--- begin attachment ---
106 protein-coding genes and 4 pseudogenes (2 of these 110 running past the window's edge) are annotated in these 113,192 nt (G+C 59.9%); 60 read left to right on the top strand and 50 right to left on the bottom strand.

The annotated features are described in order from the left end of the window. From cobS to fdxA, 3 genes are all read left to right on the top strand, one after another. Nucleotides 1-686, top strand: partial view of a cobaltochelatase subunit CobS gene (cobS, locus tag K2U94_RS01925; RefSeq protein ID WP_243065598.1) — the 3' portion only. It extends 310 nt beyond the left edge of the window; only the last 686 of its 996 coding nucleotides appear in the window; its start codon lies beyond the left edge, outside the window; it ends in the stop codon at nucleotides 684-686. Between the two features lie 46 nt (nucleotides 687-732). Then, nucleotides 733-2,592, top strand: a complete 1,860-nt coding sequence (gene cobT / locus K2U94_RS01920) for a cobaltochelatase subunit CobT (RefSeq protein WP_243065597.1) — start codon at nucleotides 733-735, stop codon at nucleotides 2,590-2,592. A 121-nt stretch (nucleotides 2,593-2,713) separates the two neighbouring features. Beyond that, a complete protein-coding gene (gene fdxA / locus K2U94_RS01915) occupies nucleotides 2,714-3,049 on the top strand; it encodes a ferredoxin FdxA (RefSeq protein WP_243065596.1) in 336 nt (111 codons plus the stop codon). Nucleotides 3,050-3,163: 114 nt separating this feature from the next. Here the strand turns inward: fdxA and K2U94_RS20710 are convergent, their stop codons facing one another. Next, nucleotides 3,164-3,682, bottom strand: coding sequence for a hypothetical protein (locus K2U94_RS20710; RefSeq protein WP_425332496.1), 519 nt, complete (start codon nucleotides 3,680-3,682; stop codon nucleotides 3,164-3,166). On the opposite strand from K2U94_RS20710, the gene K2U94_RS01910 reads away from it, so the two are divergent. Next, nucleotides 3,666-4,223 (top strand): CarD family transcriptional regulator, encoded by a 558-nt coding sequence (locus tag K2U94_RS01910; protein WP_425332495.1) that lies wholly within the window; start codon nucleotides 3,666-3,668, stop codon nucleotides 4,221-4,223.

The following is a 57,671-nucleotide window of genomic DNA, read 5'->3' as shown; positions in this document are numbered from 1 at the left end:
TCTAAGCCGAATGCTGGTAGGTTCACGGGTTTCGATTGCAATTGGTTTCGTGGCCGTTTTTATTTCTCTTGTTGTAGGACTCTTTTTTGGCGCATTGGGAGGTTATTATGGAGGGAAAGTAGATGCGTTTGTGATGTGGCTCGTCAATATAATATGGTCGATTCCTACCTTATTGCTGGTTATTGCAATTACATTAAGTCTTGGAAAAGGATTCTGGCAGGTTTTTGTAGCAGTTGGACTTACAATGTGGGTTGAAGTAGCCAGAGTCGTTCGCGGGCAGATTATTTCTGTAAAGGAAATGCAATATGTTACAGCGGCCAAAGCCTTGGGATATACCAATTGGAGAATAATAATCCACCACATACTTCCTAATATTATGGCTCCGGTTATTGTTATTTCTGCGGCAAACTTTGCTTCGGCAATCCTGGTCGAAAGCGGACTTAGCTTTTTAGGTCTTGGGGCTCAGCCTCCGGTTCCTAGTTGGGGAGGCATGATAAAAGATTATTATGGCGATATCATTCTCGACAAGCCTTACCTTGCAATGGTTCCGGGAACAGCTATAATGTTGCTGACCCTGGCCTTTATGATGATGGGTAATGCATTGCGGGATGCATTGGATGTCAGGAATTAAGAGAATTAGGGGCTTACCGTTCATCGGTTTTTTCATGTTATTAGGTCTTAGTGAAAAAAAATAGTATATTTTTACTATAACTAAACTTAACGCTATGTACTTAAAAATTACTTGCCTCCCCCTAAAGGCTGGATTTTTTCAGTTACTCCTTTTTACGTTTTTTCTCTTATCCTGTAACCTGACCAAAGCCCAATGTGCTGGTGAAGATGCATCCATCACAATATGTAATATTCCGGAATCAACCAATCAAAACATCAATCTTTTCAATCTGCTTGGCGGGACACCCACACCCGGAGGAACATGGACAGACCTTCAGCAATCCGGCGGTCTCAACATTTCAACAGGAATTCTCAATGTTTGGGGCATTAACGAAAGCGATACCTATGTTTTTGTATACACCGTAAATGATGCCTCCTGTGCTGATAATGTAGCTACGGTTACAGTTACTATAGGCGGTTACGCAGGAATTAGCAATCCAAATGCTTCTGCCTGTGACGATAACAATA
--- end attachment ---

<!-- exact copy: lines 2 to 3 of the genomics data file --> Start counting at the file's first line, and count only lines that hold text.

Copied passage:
The annotated features are described in order from the left end of the window. From cobS to fdxA, 3 genes are all read left to right on the top strand, one after another. Nucleotides 1-686, top strand: partial view of a cobaltochelatase subunit CobS gene (cobS, locus tag K2U94_RS01925; RefSeq protein ID WP_243065598.1) — the 3' portion only. It extends 310 nt beyond the left edge of the window; only the last 686 of its 996 coding nucleotides appear in the window; its start codon lies beyond the left edge, outside the window; it ends in the stop codon at nucleotides 684-686. Between the two features lie 46 nt (nucleotides 687-732). Then, nucleotides 733-2,592, top strand: a complete 1,860-nt coding sequence (gene cobT / locus K2U94_RS01920) for a cobaltochelatase subunit CobT (RefSeq protein WP_243065597.1) — start codon at nucleotides 733-735, stop codon at nucleotides 2,590-2,592. A 121-nt stretch (nucleotides 2,593-2,713) separates the two neighbouring features. Beyond that, a complete protein-coding gene (gene fdxA / locus K2U94_RS01915) occupies nucleotides 2,714-3,049 on the top strand; it encodes a ferredoxin FdxA (RefSeq protein WP_243065596.1) in 336 nt (111 codons plus the stop codon). Nucleotides 3,050-3,163: 114 nt separating this feature from the next. Here the strand turns inward: fdxA and K2U94_RS20710 are convergent, their stop codons facing one another. Next, nucleotides 3,164-3,682, bottom strand: coding sequence for a hypothetical protein (locus K2U94_RS20710; RefSeq protein WP_425332496.1), 519 nt, complete (start codon nucleotides 3,680-3,682; stop codon nucleotides 3,164-3,166). On the opposite strand from K2U94_RS20710, the gene K2U94_RS01910 reads away from it, so the two are divergent. Next, nucleotides 3,666-4,223 (top strand): CarD family transcriptional regulator, encoded by a 558-nt coding sequence (locus tag K2U94_RS01910; protein WP_425332495.1) that lies wholly within the window; start codon nucleotides 3,666-3,668, stop codon nucleotides 4,221-4,223.

The following is a 57,671-nucleotide window of genomic DNA, read 5'->3' as shown; positions in this document are numbered from 1 at the left end: